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Examination of Knee - Wheeless' Textbook of Orthopaedics
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Wheeless' Textbook of Orthopaedics

Examination of Knee



- Discussion:
    - serial diagnostic exam should take into consideration static deformities of the lower extremities, gait, ROM, tenderness, and knee 
           stability;
    - in the child w/ a painful knee, it is essential to closely examine the hip as hip pathology can refer pain to the hip;



- Examination:
    - Gait:
    - Effusion:
          - Bursitis
          - Hemarthrosis;
    - ROM:
          - Nl functional ROM: 3 deg of hyperext and 140 deg of flexion;
          - ADL ROM: for routines ADLs need 115 deg of flexion;
          - acute extension block:
                - may be due to bucket handle meniscus tear, ACL tear (from interposition of the ACL between the femur and the tibia), or 
                       from fat pad adhesions to a torn ACL;
                - as is pointed out by Shelbourne KD (1996), an acute knee block associated with an ACL tear is
                       usually due to interposition of the ACL between the femur and tibia in the intercondylar notch;
                       - this author emphasizes, the need to perform dedicated physical therapy to restore motion;
                - physical therapy should consists of ROM, stretching, and patellar mobilization;
                - references:
                       - Review of “Acute extension block caused by anterior cruciate ligament tear: A case report” Shelbourne KD.  Arthroscopy 1996:492
                       - The locked knee
                       - Fat pad adhesion to partially torn anterior cruciate ligament: a cause of knee locking.  - Tenderness:
          - popliteal tenderness:
                - deep venous thrombosis
                - popliteal cyst
                       - pain radiating down the medial gastrocnemius can represent a ruptured Baker's cyst;
                - medial gastrocnemius head rupture;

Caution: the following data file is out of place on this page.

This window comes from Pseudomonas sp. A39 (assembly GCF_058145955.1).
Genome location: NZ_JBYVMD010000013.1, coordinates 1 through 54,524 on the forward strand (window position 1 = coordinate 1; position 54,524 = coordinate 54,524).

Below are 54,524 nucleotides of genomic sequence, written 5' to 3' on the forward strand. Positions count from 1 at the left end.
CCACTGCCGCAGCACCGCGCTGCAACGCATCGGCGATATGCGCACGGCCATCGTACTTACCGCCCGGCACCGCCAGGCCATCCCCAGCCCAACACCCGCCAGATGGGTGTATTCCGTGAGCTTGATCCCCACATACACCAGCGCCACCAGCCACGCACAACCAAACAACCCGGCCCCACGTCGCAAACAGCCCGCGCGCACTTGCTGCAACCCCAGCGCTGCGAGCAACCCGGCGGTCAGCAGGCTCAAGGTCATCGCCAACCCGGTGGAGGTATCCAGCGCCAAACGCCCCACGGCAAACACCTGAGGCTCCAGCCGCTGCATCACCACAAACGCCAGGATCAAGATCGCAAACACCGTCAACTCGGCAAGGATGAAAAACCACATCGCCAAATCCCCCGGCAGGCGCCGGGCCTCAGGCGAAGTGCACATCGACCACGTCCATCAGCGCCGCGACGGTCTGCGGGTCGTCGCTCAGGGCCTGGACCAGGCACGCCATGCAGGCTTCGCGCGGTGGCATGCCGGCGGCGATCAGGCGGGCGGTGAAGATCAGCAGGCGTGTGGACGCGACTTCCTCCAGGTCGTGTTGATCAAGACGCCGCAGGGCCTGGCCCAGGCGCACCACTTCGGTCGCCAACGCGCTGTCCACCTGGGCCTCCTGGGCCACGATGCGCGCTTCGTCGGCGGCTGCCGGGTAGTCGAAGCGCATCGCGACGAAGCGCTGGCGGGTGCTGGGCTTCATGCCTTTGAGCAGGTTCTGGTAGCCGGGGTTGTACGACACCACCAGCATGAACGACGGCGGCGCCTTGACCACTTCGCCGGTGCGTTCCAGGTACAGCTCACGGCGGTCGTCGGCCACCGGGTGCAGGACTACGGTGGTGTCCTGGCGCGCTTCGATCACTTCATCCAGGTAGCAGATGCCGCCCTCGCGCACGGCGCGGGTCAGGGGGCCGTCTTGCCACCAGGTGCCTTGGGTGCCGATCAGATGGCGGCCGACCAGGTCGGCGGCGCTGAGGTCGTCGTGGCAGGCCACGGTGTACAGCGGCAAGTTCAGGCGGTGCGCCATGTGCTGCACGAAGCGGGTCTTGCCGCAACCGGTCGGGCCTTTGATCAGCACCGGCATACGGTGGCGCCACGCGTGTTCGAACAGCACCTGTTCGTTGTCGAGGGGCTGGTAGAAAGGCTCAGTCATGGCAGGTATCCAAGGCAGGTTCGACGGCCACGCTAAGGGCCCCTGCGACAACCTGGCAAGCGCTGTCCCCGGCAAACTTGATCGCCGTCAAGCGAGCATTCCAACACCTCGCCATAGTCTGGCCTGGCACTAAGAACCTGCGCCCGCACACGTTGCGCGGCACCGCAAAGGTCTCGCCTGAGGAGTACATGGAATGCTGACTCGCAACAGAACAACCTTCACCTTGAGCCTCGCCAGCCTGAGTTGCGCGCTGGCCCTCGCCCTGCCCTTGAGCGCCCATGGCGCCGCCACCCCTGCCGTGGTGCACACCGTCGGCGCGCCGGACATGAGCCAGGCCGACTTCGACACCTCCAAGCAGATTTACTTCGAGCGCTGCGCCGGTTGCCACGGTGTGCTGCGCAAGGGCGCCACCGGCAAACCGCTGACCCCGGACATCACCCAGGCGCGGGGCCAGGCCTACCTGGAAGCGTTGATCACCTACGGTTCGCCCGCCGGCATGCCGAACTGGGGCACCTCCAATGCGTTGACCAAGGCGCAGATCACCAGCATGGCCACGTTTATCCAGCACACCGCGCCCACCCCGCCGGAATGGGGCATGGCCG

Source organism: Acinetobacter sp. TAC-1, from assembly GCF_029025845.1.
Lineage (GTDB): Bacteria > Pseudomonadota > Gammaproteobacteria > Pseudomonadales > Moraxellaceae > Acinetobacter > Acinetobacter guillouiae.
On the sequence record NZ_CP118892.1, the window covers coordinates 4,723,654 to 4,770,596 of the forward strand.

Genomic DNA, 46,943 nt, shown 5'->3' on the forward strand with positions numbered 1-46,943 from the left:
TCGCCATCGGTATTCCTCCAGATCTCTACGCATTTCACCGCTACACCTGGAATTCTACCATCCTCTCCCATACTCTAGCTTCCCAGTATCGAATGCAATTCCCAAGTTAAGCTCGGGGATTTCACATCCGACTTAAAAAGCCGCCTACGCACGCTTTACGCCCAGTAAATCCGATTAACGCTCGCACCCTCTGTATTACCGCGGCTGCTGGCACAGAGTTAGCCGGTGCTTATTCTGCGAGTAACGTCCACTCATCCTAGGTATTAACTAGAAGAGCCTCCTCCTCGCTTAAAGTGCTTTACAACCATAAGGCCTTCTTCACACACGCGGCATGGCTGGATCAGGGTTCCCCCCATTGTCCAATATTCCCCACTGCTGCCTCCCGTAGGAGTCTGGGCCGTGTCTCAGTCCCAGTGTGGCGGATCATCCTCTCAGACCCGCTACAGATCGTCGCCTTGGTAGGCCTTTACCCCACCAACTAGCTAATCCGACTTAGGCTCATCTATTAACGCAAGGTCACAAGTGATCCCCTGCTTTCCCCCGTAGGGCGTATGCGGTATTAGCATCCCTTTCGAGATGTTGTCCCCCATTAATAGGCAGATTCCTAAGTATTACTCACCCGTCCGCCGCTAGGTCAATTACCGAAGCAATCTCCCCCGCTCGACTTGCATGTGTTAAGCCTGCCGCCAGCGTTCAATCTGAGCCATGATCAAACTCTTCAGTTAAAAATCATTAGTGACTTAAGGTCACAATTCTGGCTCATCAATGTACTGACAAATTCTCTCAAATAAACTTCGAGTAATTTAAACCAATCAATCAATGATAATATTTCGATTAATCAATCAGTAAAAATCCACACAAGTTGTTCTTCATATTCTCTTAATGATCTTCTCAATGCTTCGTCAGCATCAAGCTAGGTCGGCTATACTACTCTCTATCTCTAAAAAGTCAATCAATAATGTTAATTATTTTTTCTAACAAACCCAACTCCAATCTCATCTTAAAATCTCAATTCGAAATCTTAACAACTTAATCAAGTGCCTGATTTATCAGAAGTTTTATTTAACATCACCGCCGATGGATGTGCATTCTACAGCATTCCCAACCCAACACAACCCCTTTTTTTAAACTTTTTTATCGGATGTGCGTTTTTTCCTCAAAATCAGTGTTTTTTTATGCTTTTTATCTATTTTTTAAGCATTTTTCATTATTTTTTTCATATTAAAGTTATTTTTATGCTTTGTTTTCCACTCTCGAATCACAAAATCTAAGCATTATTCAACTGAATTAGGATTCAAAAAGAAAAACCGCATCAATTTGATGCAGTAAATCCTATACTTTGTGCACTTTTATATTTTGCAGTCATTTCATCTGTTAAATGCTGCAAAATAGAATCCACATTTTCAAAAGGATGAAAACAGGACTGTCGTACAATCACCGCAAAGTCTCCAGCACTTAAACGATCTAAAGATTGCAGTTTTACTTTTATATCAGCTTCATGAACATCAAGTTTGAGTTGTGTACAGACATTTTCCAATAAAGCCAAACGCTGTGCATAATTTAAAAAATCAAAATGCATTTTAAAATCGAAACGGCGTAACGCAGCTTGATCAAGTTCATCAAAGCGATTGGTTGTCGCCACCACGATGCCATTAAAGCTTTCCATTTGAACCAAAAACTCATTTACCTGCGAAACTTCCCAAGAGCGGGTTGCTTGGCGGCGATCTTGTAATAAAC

- popliteal artery aneuysm; (see popliteal artery);
                       - Ruptured popliteal artery aneurysm. An insidious complication.
          - joint line tenderness:
                - meniscal tear:
                       - McMurray test
                       - Squat Test:
                               - attempts to reproduce meniscal symptoms by performing repetitions of a full squat with the feet and legs alternately
                                      internally and externally rotated as the squat is performed, testing the lateral and medial menisci, respectively;
                               - w/ the patient in the squat position, look for joint line tenderness;
                - differential dx: (peri-articular tenderness)
                       - medial:
                               - semimembranosus-tibial collateral ligament bursitis;
                               - MCL and/or post oblique ligament tears;
                       - lateral:
                               - LCL tears;
                               - Popliteus Tendinitis
                       - femoral condyle tenderness (chondral defect)
                       - masses in popliteal fossa;
                       - extensor mechanism:
                       - quad tendon
         - patellar tendon
                - patella
                - tenderness along margins of patella, with knee in extension
                - feel for tenderness of the back of the patella by pushing the patella alternately to either side with one hand, while the other is used 
                       to feel the exposed posterior surface of the patella;
    - Stability:
            - ACL:
                  - Lachman
                  - Pivot shift
                  - Anterior Drawer
                  - Internal Rotation
                  - Clunk Test
                  - Losee Test
                  - Anterolateral Rotatory Instability
                  - Anteromedial Rotatory Stability:
            - PCL Exam:
                  - need to rule out posterolateral rotary instability w/ reversed pivot shift

    - Varus and Valgus Stress Test:
            - MCL and post oblique ligament tears;
            - LCL tears;
                  - need to rule out posterolateral rotary instability:
                  - arcuate complex

    - Examination of the Patellofemoral Joint



The accuracy of the clinical knee examination documented by arthroscopy. A prospective study.

Femoral morphometry and anterior knee pain.



Original Text by Clifford R. Wheeless, III, MD.

Last updated by Data Trace Staff on Monday, April 30, 2012 12:35 pm